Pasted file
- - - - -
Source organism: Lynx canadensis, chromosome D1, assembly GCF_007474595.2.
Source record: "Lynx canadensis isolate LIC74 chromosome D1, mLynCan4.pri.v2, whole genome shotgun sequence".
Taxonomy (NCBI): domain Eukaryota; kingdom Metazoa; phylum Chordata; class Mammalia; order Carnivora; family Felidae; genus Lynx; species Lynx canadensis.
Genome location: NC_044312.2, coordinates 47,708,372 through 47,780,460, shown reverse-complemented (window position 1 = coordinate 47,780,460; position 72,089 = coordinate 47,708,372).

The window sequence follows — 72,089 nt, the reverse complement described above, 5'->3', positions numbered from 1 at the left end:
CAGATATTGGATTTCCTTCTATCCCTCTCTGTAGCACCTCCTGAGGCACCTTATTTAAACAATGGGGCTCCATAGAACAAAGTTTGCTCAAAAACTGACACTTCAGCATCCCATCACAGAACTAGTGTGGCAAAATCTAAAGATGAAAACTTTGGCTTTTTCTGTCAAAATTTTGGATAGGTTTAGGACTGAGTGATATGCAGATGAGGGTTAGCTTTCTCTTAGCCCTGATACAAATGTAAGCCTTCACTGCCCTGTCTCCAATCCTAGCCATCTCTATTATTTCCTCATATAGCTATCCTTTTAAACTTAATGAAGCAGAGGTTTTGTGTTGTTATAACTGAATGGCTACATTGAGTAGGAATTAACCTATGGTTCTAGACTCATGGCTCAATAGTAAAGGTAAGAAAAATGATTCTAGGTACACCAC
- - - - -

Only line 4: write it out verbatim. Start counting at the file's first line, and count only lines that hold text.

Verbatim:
Genome location: NC_044312.2, coordinates 47,708,372 through 47,780,460, shown reverse-complemented (window position 1 = coordinate 47,780,460; position 72,089 = coordinate 47,708,372).